Near Wade in Cumberland County, North Carolina — The American South (South Atlantic)
Old Bluff Church
The Muddy Road to Averasboro
The Carolinas Campaign began on February 1, 1865, when Union Gen. William T. Sherman led his army north from Savannah, Georgia, after the "March to the Sea." Sherman's objective was to join Gen. Ulysses S. Grant in Virginia to crush Gen. Robert E. Lee's Army of Northern Virginia. Scattered Confederate forces consolidated in North Carolina, the Confederacy logistical lifeline, where Sherman defeated Gen. Joseph E. Johnston's last-ditch attack at Bentonville. After Sherman was reinforced at Goldsboro late in March, Johnston saw the futility of further resistance and surrendered on April 26, essentially ending the Civil War.
This is the entrance to the Old Bluff Church churchyard and cemetery. You are facing north, in the direction in which the lead element of Union Gen. William T. Sherman's Left Wing advanced on March 14, 1865. For the next two days, the wing's 30,000 officers and men, with their supplies and equipment, passed by here in the face of sporadic and increasing Confederate resistance. That resistance culminated in the Battle of Averasboro on March 15-16 and the Battle of Bentonville on March 19-21.
Early on March 15, half a mile north along the Fayetteville-Raleigh Stage Road, Confederate cavalrymen skirmished with the Union vanguard at Silver Run Creek and Mill Pond. Later, Sherman established temporary headquarters there. The rainy weather that week made the roadway nearly impassible and the soldiers miserable.
Despite the terrible weather, at nightfall on March 15, Union Col. William Hawley's brigade prepared for a hot meal and a night's rest here at Bluff Church after working all day corduroying the road. At 7:30 p.m., however, the brigade was called forward to assist the Union cavalry, which was halted and engaged, as the Battle of Averasboro began. One of the soldiers described the seven-mile trek to the battle site: "Men had their shoes sucked off by the mud, while others stumbled, lost their guns, and were thankful that they
Scottish immigrants formed the first congregation here in 1758. A century later, this church building was constructed, and it remained in use until 1908. The present-day Bluff Presbyterian Church congregation, located in nearby Wade, maintains the old church.
Jane "Janie" Smith (1846-1882) is buried in the family plot here in the church cemetery. The daughter of Farquhard Smith of Lebanon Plantation, which served as a hospital during the Battle of Averasboro, the teenaged girl wrote a detailed and graphic description of the battle and her family's involvement.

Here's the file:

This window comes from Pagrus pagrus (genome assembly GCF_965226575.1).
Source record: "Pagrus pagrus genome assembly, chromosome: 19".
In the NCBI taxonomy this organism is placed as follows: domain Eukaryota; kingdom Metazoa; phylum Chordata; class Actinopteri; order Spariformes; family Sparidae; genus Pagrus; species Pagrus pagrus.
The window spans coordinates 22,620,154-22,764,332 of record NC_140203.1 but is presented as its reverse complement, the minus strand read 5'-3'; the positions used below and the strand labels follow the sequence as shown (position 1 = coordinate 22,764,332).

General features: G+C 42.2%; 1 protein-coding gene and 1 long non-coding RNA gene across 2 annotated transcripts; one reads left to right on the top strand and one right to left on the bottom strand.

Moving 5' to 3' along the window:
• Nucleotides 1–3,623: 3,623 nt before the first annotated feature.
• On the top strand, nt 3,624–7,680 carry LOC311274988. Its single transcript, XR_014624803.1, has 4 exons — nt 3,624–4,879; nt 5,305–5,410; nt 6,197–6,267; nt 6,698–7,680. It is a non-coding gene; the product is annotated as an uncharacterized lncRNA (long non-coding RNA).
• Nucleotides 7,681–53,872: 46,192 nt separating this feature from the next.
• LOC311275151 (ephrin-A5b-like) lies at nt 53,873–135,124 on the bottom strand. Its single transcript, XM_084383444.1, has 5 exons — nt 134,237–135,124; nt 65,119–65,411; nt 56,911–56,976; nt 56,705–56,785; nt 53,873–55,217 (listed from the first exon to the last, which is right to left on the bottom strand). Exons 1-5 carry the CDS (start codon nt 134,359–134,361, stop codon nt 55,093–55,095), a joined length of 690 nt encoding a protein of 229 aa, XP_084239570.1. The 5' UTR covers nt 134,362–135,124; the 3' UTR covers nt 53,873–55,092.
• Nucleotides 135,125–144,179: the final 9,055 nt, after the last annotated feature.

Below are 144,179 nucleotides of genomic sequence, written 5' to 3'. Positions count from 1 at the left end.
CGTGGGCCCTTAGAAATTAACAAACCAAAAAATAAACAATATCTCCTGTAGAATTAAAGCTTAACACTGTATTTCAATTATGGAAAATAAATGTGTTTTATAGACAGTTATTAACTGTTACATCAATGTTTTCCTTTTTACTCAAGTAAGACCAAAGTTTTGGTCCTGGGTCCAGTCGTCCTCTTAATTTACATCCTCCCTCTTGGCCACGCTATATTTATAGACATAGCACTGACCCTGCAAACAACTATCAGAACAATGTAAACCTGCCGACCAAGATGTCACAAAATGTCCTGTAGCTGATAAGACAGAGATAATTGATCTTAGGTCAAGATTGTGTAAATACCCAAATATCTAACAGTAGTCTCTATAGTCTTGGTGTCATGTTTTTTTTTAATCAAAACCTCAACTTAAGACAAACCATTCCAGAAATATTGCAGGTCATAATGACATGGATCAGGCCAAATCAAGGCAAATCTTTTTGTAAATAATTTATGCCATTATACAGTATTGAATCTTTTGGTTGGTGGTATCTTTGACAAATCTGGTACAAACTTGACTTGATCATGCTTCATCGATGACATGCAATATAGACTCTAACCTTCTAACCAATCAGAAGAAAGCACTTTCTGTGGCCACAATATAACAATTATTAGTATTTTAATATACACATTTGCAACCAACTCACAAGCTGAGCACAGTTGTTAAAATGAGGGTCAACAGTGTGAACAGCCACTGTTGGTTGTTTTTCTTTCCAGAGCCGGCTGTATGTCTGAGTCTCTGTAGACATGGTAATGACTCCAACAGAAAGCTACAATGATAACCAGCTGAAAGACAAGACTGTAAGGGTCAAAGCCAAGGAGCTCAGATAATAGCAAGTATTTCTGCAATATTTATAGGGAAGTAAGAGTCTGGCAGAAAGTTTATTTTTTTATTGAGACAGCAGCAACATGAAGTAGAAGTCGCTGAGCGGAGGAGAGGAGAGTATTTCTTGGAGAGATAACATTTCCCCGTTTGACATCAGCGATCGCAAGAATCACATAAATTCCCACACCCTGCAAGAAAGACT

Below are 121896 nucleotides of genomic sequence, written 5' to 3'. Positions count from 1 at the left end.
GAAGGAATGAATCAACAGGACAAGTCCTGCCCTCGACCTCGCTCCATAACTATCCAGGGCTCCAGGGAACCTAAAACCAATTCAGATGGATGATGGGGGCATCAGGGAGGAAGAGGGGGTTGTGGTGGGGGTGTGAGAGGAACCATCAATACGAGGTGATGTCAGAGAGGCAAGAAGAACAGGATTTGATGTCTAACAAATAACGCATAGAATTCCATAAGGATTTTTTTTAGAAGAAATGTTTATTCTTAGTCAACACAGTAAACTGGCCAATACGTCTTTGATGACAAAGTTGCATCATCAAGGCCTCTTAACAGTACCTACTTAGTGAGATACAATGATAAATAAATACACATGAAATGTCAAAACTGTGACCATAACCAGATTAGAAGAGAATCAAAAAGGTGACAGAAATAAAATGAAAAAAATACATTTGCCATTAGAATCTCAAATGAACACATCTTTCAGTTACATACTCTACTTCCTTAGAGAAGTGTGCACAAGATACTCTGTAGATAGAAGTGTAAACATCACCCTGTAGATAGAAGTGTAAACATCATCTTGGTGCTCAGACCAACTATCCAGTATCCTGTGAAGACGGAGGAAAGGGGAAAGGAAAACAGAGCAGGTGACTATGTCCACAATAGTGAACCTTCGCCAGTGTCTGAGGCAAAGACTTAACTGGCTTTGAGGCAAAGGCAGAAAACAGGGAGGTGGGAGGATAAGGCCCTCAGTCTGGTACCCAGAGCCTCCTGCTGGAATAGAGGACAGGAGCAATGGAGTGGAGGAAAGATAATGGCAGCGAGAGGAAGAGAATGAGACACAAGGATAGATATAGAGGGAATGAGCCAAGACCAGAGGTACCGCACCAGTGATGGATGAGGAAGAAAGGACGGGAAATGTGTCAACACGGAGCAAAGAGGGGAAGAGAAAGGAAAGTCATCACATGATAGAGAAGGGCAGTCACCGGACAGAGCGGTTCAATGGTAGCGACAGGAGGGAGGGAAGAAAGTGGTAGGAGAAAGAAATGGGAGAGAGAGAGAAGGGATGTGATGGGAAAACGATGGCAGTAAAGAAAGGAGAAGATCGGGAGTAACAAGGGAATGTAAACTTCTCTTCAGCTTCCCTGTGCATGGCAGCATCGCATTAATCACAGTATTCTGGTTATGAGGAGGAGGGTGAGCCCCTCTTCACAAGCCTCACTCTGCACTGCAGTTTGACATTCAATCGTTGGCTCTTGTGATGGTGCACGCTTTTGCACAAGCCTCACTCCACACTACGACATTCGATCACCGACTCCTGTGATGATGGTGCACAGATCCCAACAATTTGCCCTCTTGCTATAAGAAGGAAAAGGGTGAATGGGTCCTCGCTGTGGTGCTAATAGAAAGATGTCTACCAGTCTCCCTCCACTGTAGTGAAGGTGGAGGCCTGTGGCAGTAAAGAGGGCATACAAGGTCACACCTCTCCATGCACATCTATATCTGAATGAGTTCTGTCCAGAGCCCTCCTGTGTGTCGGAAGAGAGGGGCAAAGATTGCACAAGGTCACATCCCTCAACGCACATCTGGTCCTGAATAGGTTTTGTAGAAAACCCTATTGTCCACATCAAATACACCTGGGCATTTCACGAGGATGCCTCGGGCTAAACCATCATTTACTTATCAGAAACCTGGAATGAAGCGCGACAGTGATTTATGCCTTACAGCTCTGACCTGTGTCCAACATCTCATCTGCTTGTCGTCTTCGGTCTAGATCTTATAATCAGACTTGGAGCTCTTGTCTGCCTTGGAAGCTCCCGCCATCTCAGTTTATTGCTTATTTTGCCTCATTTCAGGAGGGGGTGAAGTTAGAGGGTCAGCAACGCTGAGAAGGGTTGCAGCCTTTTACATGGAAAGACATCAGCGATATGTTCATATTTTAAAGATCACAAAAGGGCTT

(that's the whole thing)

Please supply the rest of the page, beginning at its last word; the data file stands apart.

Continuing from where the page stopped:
Erected by North Carolina Civil War Trails.
Topics and series. This historical marker is listed in these topic lists: Churches & Religion • War, US Civil. In addition, it is included in the North Carolina Civil War Trails series list. A significant historical month for this entry is February 1758.
Location. 35° 11.074′ N, 78° 43.419′ W. Marker is near Wade, North Carolina, in Cumberland County. Marker is on Old Bluff Church Road, one mile west of Sisk Culbreth Road, on the right when traveling west. Marker is located immediately outside the Old Bluff church cemetery gates. Touch for map. Marker is at or Touch for directions.
Other nearby markers. At least 8 other markers are within 6 miles of this marker, measured as the crow flies. Colonel Alexander McAllister (about 300 feet away, measured in a direct line); a different marker also named Old Bluff Church (approx. 0.8 miles away); David M. Williams (approx. 3.4 miles away); Prelude to Averasboro (approx. 4.2 miles away); Federal Hospital (approx. 4.2 miles away); Federal Artillery (approx. 4.9 miles away); "Oak Grove" (approx. 5 miles away); 20th Corps (approx. 5.2 miles away). Touch for a list and map of all markers in Wade.
Also see . . . Battle of Aversasboro. Photos and description of battle. (Submitted on June 6, 2010, by Cleo Robertson of Fort Lauderdale, Florida.)
Credits. This page was last revised on November 27, 2020. It was originally submitted on June 6, 2010. This page has been viewed 1,346 times since then and 55 times this year. Last updated on November 26, 2020, by Bradley Owen of Morgantown, West Virginia. Photos: 1, 2, 3, 4. submitted on June 6, 2010, by Cleo Robertson of Fort Lauderdale, Florida. 5, 6. submitted on August 3, 2010, by Bill Coughlin of Woodland Park, New Jersey. 7. submitted on June 6, 2010, by Cleo Robertson of Fort Lauderdale, Florida. 8. submitted on August 3, 2010, by Bill Coughlin of Woodland Park, New Jersey. • J. Makali Bruton was the editor who published this page.